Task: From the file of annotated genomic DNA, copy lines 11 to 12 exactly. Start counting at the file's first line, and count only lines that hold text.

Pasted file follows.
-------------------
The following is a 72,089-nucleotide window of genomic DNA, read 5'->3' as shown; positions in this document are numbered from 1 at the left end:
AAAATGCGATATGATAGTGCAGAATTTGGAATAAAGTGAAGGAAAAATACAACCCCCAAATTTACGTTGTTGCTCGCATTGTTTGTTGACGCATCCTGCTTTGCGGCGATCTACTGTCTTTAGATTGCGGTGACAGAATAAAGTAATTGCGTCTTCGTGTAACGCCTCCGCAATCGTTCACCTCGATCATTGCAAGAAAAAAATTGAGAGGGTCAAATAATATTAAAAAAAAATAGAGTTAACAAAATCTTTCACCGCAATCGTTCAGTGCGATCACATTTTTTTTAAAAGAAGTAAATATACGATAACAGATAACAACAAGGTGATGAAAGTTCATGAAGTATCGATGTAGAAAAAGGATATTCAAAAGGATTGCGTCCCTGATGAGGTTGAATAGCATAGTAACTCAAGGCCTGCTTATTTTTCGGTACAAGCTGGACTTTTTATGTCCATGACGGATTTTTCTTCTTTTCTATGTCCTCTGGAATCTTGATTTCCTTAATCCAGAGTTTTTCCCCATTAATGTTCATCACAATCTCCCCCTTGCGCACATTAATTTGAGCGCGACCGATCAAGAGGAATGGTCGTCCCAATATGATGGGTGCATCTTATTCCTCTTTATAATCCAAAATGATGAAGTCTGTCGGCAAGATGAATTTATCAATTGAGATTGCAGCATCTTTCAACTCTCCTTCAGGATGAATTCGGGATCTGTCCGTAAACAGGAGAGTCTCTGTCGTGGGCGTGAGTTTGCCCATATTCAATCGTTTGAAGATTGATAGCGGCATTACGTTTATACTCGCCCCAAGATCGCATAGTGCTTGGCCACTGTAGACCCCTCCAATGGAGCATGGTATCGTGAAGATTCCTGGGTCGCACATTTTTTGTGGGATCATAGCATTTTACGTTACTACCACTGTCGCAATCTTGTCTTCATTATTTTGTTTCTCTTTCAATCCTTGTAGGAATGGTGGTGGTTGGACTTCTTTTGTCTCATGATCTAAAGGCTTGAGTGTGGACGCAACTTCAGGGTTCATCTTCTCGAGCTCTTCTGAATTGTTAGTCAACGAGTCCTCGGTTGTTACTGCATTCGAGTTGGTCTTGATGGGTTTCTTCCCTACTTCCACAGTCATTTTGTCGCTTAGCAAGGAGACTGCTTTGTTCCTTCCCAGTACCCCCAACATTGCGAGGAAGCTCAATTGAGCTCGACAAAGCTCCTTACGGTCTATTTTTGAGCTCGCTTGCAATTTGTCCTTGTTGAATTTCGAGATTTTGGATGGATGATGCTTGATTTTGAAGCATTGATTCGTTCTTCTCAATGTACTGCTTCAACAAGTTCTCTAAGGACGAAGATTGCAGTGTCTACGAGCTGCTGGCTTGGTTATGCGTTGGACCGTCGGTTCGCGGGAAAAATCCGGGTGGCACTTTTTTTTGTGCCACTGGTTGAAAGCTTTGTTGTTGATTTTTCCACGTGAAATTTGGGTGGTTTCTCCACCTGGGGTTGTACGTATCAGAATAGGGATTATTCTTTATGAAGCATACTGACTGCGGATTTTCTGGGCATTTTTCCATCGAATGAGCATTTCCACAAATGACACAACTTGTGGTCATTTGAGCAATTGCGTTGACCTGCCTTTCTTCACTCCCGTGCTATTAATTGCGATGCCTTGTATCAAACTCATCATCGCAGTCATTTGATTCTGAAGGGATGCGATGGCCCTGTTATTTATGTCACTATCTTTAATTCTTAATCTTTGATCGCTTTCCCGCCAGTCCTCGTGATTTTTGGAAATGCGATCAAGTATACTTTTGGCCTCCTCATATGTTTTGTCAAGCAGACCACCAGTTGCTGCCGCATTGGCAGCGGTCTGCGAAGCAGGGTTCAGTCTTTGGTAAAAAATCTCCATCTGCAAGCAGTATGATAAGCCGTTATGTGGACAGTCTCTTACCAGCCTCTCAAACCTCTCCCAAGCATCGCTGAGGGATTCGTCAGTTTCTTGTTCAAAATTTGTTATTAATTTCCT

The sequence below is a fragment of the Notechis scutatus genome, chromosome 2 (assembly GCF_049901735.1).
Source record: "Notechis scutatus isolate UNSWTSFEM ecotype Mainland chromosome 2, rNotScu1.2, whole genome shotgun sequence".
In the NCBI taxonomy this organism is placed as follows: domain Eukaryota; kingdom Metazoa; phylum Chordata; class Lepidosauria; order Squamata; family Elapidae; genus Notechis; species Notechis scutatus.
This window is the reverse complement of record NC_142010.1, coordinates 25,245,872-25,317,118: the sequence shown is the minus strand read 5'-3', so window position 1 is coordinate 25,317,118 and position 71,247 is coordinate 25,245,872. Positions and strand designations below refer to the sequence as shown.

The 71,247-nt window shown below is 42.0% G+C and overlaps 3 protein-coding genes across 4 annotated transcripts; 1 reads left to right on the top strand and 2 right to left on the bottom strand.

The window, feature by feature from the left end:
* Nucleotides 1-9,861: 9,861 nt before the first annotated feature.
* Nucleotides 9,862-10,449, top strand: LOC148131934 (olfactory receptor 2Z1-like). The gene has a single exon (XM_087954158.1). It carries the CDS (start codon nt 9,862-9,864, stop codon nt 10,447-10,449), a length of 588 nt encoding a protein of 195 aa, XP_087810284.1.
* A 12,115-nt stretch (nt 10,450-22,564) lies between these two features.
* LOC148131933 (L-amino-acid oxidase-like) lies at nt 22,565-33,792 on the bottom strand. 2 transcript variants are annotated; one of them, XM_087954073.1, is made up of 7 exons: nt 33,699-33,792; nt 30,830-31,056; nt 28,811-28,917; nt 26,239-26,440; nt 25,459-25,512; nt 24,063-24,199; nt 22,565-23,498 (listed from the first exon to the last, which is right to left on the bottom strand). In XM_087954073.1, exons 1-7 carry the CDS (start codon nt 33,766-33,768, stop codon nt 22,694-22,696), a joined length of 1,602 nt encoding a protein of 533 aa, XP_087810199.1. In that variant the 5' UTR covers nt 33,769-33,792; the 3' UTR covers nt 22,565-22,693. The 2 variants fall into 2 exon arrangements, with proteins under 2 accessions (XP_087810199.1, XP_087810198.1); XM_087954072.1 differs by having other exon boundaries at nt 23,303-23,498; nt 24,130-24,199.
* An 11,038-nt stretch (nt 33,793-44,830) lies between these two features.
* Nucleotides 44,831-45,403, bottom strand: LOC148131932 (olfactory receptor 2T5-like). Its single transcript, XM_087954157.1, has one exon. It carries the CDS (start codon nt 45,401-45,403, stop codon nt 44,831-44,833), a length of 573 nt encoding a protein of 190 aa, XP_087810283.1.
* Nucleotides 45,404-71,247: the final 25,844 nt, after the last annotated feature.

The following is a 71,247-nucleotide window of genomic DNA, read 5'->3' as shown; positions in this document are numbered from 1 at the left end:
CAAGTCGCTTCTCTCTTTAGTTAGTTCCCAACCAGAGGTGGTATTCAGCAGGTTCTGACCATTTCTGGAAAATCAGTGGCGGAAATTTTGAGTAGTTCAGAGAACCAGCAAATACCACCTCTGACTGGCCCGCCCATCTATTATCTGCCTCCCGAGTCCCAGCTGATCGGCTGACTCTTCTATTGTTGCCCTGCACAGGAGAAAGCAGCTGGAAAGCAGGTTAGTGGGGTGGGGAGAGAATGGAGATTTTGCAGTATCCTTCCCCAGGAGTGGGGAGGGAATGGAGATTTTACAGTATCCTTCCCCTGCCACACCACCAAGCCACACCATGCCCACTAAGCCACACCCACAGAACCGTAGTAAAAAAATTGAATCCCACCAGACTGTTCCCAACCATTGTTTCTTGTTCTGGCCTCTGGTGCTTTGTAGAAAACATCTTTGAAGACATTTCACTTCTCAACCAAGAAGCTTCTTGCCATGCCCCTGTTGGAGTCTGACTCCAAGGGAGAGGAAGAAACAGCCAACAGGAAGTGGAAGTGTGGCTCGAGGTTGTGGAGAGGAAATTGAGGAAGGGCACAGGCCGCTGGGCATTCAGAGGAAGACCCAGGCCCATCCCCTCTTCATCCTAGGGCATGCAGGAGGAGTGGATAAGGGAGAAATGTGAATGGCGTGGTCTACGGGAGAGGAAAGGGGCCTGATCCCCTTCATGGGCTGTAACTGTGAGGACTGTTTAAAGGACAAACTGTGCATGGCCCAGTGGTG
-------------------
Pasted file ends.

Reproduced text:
* A 12,115-nt stretch (nt 10,450-22,564) lies between these two features.
* LOC148131933 (L-amino-acid oxidase-like) lies at nt 22,565-33,792 on the bottom strand. 2 transcript variants are annotated; one of them, XM_087954073.1, is made up of 7 exons: nt 33,699-33,792; nt 30,830-31,056; nt 28,811-28,917; nt 26,239-26,440; nt 25,459-25,512; nt 24,063-24,199; nt 22,565-23,498 (listed from the first exon to the last, which is right to left on the bottom strand). In XM_087954073.1, exons 1-7 carry the CDS (start codon nt 33,766-33,768, stop codon nt 22,694-22,696), a joined length of 1,602 nt encoding a protein of 533 aa, XP_087810199.1. In that variant the 5' UTR covers nt 33,769-33,792; the 3' UTR covers nt 22,565-22,693. The 2 variants fall into 2 exon arrangements, with proteins under 2 accessions (XP_087810199.1, XP_087810198.1); XM_087954072.1 differs by having other exon boundaries at nt 23,303-23,498; nt 24,130-24,199.